Having made the epic journey to Hastings to dip our toes into events of the past, we took full advantage of being near the South coast and decided a side trip to Brighton was in order. Our Sunday started at a slightly slower pace and once the unavoidable homework was out of the way, we jumped into the car to head an hour west to our destination. I achieved the ultimate moment of parenting success, entirely unplanned, when G spotted the infamous white chalk cliffs of the area. I hadn’t realised it was something she had learned a little about in geography this term and mentally gave myself a pat on the back for ticking the boxes for both her history and geography classes.
Following what seemed like an army of motorbikes of all shapes, colours and descriptions into Brighton, we found our way to a centrally located car park before heading out on foot. We had managed to park strategically close to the main shopping centre and started our short visit with lunch at what has become one of our all-time favourite allergy-friendly restaurants, Wagamama. As at our home branch, their service here was phenomenal, the attention to detail spot on and we all enjoyed food that we knew would be reassuringly safe for both M and G. Once the most critical part of our day was dealt with, we walked to our final destination for the afternoon, the Brighton Pavilion. A new experience for all of us, although I have seen it from the outside before; and what an amazing experience it was.
The children were astounded to see the Indian-inspired splendour of the Royal Pavilion buildings in Brighton – another big tick here as M will be studying India later in the year! – and keen to listen to the audio guides telling them more about the design, build and use of the Pavilion since it was first transformed from modest seaside villa to magnificent palace for King George IV in 1815. M fell in love with the Banqueting Hall with its impressive dragons, life-like lotus leaves and the 30-foot high chandelier, covered in over 50,000 crystals, hanging in the centre of the room. Equally amazing was the music room, which has been painstakingly restored, not just once, but twice since 1975 due to excessive damage caused first by fire and latterly by storm damage. G and M also loved trying to spot the secret doors, behind which were often hidden one of the multitude of toilets in the place or access passages for the servants so that King George wouldn’t see them as they went about their work.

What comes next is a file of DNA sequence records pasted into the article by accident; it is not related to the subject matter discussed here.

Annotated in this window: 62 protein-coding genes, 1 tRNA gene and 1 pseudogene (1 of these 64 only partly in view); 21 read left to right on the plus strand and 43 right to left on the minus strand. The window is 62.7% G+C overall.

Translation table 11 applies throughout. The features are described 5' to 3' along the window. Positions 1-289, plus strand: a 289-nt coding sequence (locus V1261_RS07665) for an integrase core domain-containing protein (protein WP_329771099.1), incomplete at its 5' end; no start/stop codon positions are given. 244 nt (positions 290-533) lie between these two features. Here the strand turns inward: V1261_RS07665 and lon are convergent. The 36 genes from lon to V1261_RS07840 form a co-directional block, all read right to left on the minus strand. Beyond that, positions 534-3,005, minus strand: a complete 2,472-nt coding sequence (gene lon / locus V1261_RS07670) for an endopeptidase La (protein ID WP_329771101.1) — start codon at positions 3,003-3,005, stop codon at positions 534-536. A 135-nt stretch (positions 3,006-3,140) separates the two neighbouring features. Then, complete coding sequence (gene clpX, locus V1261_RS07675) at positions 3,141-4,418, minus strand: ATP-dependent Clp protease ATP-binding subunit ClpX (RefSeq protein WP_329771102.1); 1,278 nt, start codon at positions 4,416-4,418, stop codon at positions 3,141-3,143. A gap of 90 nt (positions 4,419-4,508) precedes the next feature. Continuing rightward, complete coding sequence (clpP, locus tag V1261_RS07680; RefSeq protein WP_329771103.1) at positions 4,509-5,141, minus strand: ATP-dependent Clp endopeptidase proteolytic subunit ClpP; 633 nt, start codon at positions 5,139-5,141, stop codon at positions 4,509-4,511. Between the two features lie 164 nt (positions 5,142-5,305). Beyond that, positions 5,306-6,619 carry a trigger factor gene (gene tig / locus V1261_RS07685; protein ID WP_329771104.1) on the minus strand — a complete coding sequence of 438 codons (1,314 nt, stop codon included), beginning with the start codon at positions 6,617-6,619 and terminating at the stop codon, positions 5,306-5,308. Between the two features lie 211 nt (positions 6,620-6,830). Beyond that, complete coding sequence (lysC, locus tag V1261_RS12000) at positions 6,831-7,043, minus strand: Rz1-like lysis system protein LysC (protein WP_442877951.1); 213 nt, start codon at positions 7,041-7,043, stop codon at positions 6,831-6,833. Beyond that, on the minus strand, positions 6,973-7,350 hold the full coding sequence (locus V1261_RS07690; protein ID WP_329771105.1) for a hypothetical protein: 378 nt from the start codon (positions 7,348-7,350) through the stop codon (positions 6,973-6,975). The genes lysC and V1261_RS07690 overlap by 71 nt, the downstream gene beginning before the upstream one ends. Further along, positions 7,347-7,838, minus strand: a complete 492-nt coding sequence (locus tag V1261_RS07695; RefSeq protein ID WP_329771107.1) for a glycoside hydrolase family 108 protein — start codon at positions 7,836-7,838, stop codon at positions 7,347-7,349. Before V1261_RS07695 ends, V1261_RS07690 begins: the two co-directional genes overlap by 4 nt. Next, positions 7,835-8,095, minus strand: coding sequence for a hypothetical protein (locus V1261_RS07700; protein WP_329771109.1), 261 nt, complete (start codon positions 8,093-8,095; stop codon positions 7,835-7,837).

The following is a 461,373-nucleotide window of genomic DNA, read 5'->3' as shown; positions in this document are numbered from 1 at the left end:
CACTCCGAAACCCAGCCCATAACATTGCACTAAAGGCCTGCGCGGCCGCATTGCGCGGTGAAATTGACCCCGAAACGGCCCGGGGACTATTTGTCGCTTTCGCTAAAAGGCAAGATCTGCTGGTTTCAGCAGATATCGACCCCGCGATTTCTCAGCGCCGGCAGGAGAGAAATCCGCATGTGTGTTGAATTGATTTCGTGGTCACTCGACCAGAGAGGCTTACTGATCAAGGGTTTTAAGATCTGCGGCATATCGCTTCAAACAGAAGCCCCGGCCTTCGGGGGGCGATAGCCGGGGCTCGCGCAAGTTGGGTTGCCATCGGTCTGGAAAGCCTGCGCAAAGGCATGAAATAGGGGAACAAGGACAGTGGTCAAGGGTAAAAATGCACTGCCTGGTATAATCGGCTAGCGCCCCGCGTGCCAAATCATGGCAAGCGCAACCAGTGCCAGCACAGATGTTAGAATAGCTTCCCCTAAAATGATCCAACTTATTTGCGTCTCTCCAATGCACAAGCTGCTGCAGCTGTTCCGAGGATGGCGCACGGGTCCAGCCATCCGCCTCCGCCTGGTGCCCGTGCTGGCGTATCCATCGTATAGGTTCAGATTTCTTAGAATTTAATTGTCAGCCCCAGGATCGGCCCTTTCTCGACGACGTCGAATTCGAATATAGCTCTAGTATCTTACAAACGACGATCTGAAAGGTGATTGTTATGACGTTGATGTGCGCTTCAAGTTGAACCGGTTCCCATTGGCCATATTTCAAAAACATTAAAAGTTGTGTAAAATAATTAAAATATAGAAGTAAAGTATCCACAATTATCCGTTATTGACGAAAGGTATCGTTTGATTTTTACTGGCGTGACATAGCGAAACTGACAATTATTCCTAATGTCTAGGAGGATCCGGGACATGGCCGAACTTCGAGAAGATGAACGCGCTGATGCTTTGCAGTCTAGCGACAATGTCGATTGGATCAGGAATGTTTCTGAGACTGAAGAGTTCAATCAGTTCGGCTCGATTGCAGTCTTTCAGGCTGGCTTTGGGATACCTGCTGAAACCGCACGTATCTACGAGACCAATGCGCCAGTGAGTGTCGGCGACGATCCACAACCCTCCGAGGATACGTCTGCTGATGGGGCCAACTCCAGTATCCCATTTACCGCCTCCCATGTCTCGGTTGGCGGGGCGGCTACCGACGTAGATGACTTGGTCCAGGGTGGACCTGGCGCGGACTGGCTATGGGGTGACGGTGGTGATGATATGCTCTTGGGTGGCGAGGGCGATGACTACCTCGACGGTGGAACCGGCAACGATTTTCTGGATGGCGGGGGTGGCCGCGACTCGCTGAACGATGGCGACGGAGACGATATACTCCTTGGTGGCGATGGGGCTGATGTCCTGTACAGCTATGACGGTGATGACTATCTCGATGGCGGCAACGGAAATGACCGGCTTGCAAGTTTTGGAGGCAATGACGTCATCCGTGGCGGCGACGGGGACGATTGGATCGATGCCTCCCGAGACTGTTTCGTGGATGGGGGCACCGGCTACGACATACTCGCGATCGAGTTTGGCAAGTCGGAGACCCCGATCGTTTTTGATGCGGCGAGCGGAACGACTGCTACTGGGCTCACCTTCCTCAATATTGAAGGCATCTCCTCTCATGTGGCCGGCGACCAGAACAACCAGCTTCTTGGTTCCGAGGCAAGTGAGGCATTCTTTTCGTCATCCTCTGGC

There is currently a photo exhibition about the role the Royal Pavilion played during WWI and Mike and I were fascinated to read about the conversion of this once royal palace to a hospital for troops from the Indian Corps wounded on the Western Front in France and Flanders. As we walked from room to room inside the Pavilion admiring all the artefacts on display, there were often also photos showing how each room had been converted for use during the war. Huge efforts were made to not only protect the historical elements of the palace, but also to make these injured soldiers feel comfortable and “at home” during their convalescence. What struck me the most was a statistic about the number of patients treated during the 14 months it was open (though please forgive me if I misquote as my recollection is perhaps a little hazy): between December 1914 and January 1916, around 2,500 Indian patients were treated and only 18 died. Amazing when you think how horrific many of the injuries suffered by those troops were. Following the Indian military hospital, the Pavilion was then used for a further 4 years as a hospital for British amputees, who not only had wounds treated and prosthetic limbs fitted, but were also then rehabilitated to develop skills to help them in their later lives once the war had ended.
The Brighton Royal Pavilion is a truly captivating and beautiful place to visit, with a fascinating history and it delighted us all. We spent a great couple of hours exploring the rooms and admiring the architecture and I’m glad that we were able to make that stop before heading back home after our busy weekend.